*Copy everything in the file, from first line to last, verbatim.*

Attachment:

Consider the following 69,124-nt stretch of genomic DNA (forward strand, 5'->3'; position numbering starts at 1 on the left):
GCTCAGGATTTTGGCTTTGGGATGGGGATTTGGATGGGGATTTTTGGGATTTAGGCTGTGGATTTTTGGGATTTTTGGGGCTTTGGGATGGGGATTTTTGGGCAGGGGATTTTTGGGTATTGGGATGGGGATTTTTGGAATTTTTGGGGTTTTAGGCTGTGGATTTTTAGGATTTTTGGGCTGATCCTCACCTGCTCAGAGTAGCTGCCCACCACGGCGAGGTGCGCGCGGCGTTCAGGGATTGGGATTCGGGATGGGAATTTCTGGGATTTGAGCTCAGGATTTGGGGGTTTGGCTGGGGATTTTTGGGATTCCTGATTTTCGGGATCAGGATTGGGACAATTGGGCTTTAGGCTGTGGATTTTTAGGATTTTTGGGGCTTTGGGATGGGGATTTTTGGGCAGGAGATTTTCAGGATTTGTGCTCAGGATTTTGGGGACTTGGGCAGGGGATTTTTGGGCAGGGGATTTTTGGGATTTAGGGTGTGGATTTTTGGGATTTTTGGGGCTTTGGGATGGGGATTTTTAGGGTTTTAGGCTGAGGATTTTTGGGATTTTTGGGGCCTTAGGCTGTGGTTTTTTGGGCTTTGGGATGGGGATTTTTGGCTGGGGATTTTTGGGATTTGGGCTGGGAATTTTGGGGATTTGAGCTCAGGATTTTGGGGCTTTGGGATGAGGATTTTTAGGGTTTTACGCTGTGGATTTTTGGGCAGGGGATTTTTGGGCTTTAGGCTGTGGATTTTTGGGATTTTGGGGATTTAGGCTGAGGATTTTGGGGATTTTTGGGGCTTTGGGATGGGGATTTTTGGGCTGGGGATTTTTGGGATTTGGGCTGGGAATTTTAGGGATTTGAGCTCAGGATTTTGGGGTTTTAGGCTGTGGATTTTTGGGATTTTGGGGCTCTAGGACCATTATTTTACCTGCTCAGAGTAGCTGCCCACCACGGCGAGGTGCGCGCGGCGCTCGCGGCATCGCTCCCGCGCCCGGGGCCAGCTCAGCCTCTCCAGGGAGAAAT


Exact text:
Consider the following 69,124-nt stretch of genomic DNA (forward strand, 5'->3'; position numbering starts at 1 on the left):
GCTCAGGATTTTGGCTTTGGGATGGGGATTTGGATGGGGATTTTTGGGATTTAGGCTGTGGATTTTTGGGATTTTTGGGGCTTTGGGATGGGGATTTTTGGGCAGGGGATTTTTGGGTATTGGGATGGGGATTTTTGGAATTTTTGGGGTTTTAGGCTGTGGATTTTTAGGATTTTTGGGCTGATCCTCACCTGCTCAGAGTAGCTGCCCACCACGGCGAGGTGCGCGCGGCGTTCAGGGATTGGGATTCGGGATGGGAATTTCTGGGATTTGAGCTCAGGATTTGGGGGTTTGGCTGGGGATTTTTGGGATTCCTGATTTTCGGGATCAGGATTGGGACAATTGGGCTTTAGGCTGTGGATTTTTAGGATTTTTGGGGCTTTGGGATGGGGATTTTTGGGCAGGAGATTTTCAGGATTTGTGCTCAGGATTTTGGGGACTTGGGCAGGGGATTTTTGGGCAGGGGATTTTTGGGATTTAGGGTGTGGATTTTTGGGATTTTTGGGGCTTTGGGATGGGGATTTTTAGGGTTTTAGGCTGAGGATTTTTGGGATTTTTGGGGCCTTAGGCTGTGGTTTTTTGGGCTTTGGGATGGGGATTTTTGGCTGGGGATTTTTGGGATTTGGGCTGGGAATTTTGGGGATTTGAGCTCAGGATTTTGGGGCTTTGGGATGAGGATTTTTAGGGTTTTACGCTGTGGATTTTTGGGCAGGGGATTTTTGGGCTTTAGGCTGTGGATTTTTGGGATTTTGGGGATTTAGGCTGAGGATTTTGGGGATTTTTGGGGCTTTGGGATGGGGATTTTTGGGCTGGGGATTTTTGGGATTTGGGCTGGGAATTTTAGGGATTTGAGCTCAGGATTTTGGGGTTTTAGGCTGTGGATTTTTGGGATTTTGGGGCTCTAGGACCATTATTTTACCTGCTCAGAGTAGCTGCCCACCACGGCGAGGTGCGCGCGGCGCTCGCGGCATCGCTCCCGCGCCCGGGGCCAGCTCAGCCTCTCCAGGGAGAAAT